Skillset New Zealand Blog

Ideas to help your team develop personally and professionally.

Growth mindset? Think of it as the key to resilience and success.

People and teams with a growth mindset believe that success is the result of effort. They believe that setbacks are learning opportunities.

(People and teams with a fixed mindset believe setbacks are a sign that they don't have the intelligence or talent to succeed - and there's nothing they can do about it.)

To develop a growth mindset in your team and individual employees (or children):

  • Praise effort, perseverence, cooperation, strategies and resilience - never intelligence or talent. (You'll be praising what they can change.)
  • Accept that setbacks are just part of learning and eventual success and talk to them that way
  • Ask 'what can you learn from what happened?'
  • Praise those who take on challenging projects. (Don't just wait till they succeed.)
  • Face reality. If they didn't deserve to succeed let them know - diplomatically ('I think you'll need more effort/cooperation/planning next time.)
  • Tell them that disappointment and frustration are natural, even for resilient people. It's what they do next that matters.
  • Make your praise proportionate and specific. ('Well done. Your perseverance paid off.' Not, 'fabulous job!')


Our knowlege of growth and fixed mindsets is the result of three decades of research by Carol Dweck, Professor of Psychology, Stanford University.

Interested in a workshop on team leadership or resilience?


You'll see various interpretations of SMART. Here's one.

Choose goals that are...

Specific (A definite outcome, not just ‘improve my skills in…’)
Measureable (Figures if you can, but sometimes it will be a tick in a box, like ‘Climb Mount Cook’)
Achievable (A stretch, but not a fantasy)
Rewarding (Each goal should be something you really want to achieve)
Time-based (Decide deadlines)

So what's missing?

Action - a particular way of turning good intentions into action. The researchers' name for the next stage is 'mental contrasting'. It means thinking, not only about the goal, but what might stop you making progress towards your goal - in that order. It's contrasting because you regularly compare the two - goal Vs obstacles.

Try 'When/then'

Let's say your goal is to get fit. Maybe your major obstacle is procrastination or distraction. Try this: 'When I get home from work, then I will go for a run around the park.' No excuses, no exceptions. The less you think about it the better. A run immediately after your arrival home is just what you do. Everything else can wait.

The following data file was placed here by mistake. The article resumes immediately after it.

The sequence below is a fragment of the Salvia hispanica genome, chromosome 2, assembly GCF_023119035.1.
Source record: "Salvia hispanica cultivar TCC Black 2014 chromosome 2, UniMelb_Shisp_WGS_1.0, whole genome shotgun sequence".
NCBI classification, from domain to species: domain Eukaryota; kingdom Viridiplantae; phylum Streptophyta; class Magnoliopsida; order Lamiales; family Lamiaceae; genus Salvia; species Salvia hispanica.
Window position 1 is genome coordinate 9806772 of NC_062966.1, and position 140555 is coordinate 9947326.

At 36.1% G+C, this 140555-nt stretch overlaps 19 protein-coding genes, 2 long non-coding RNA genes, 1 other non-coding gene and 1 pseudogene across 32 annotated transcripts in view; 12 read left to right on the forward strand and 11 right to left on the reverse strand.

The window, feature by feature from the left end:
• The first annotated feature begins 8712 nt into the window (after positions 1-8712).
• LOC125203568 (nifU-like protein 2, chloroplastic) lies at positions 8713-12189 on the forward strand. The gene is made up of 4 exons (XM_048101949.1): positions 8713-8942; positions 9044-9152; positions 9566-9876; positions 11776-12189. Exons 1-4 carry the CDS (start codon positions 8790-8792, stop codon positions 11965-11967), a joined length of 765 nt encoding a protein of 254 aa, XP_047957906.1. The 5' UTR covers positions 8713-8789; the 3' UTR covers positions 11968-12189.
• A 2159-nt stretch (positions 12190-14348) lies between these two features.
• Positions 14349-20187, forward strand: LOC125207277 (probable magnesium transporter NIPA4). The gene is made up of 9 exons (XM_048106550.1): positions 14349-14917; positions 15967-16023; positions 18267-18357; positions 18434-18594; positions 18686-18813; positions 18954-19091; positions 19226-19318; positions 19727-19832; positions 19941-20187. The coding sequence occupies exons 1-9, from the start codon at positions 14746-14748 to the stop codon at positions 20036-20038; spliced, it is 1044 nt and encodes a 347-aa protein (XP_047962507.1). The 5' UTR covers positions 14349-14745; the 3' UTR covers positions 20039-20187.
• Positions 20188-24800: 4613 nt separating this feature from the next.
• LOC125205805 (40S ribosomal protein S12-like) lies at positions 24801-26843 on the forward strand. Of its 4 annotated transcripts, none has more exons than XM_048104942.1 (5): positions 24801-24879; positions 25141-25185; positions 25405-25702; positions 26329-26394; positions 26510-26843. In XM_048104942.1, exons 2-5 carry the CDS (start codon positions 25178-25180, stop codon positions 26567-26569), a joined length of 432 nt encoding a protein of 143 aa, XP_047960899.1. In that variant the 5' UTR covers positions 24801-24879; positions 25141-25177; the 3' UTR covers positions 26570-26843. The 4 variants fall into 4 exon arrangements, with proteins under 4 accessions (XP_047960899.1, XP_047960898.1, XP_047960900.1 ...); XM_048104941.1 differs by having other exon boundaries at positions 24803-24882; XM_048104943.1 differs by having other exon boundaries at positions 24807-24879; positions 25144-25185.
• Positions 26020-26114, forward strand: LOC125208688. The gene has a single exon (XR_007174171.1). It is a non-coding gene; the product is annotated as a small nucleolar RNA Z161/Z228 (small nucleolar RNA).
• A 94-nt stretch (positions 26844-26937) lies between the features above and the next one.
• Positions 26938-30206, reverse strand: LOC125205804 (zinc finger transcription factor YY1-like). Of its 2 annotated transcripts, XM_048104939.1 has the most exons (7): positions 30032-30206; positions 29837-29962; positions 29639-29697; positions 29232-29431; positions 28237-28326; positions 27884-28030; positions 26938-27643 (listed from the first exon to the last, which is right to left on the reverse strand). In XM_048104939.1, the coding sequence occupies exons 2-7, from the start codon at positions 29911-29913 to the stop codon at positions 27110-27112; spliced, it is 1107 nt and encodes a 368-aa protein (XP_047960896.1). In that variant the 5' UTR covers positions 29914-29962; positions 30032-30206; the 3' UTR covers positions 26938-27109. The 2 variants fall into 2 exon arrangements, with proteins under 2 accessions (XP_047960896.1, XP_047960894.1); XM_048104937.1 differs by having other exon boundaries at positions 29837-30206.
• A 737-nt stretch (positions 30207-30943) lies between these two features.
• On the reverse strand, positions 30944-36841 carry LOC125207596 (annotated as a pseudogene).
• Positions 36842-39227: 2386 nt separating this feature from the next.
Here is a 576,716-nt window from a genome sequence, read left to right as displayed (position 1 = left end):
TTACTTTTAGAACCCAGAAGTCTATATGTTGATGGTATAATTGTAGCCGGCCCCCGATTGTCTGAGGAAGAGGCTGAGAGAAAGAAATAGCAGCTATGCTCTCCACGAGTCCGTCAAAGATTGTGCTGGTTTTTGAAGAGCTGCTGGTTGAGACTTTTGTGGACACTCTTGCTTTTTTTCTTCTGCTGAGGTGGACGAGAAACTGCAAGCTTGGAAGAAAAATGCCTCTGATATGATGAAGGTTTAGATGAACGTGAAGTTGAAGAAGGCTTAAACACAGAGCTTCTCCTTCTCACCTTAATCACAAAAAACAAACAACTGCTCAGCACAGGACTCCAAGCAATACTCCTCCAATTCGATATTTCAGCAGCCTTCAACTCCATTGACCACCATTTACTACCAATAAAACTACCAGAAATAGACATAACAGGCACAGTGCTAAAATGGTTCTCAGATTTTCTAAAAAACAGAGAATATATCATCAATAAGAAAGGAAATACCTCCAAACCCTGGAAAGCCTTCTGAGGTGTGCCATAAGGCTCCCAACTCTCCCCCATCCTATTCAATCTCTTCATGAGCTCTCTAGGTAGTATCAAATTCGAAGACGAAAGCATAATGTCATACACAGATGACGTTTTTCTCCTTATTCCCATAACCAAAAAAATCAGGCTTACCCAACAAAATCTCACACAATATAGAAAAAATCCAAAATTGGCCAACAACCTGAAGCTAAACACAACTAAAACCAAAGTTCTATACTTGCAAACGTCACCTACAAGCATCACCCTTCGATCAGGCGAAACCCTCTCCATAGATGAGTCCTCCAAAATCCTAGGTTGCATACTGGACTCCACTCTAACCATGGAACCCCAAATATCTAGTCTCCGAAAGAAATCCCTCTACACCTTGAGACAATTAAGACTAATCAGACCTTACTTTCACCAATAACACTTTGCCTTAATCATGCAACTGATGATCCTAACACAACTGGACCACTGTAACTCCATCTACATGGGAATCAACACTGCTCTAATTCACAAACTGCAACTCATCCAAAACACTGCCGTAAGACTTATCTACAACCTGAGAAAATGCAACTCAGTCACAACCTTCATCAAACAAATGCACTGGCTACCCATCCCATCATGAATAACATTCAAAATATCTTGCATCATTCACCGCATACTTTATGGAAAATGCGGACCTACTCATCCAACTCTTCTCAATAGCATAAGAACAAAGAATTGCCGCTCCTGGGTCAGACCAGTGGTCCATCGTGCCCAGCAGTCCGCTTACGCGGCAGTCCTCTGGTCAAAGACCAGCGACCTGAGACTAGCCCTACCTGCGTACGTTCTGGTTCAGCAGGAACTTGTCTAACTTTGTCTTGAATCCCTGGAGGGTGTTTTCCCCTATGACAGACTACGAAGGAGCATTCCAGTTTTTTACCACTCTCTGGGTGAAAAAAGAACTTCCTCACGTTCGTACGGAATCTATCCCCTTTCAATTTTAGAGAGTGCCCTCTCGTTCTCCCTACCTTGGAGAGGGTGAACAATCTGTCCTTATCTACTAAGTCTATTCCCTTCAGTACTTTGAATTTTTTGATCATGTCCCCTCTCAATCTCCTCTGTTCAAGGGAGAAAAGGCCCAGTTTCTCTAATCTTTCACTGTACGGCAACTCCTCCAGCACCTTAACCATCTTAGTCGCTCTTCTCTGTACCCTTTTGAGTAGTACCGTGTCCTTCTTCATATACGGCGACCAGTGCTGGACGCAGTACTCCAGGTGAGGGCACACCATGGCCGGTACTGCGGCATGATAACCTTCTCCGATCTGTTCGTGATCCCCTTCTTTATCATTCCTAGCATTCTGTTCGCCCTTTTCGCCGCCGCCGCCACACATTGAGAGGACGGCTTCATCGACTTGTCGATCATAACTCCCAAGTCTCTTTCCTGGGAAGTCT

More examples of 'when/then'... The sentences might seem a bit unnatural, but having both when and then emphasises the action. (And you don't have to say them aloud.)

'When my partner talks to me, then I will turn off any distractions and give my full attention.'
'When I first sit at my office desk in the morning, then I will call three clients.'
'When my colleague gets angry or unreasonable, then I will stay calm.'
'When other people are talking and I feel like changing to my topic, then I will ask at least two questions to explore their topic.'
'When 10.30pm comes around, then I will go to bed.'
'When I am in my car alone, then I will listen to my foreign language/business CDs.'

Keep reviewing the obstacles 

Are the obstacles still relevant?

Do the obstacles make the goals unattainable? Would it be better to abandon those goals and try something else? 

Are the obstacles so easy to overcome that your goals are not really stretching you? Google has decided that the sweet spot for success with goals is 60-70%. Any more success suggests that the goals weren't enough of a stretch. Lower than that range suggests that we're not dealing with the obstacles or the goal is just a fantasy.


Interested in a workshop on achieving goals for your team? Contact us

We'll put you in touch with a training specialist, not a salesperson.



About Ralph Brown

ralph brown blog3

Ralph is our founder and managing director. He has a background in psychology, television journalism and business.

Ralph's passions are psychology and writing. He leads workshops on both and speaks to conferences on the psychology of thriving at work.

In 2011  Professional Speakers Australia awarded him its top speaking accreditation, the CSP.

He has written six books and more than a hundred articles on psychology and writing. International research journals have published his articles reviewing the research on resilience.

Ralph enjoys trips to France. He lives in rural Canterbury.

Interested in training in business writing?

A business writing workshop will give your team far more than just plain English. They’ll be achieving more clarity in less time. Through their emails and letters, they’ll be building cooperative relationships with their colleagues, customers and community.

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Interested in training to develop your teams’ resilience?

Discover what top achievers do when the going gets tough.

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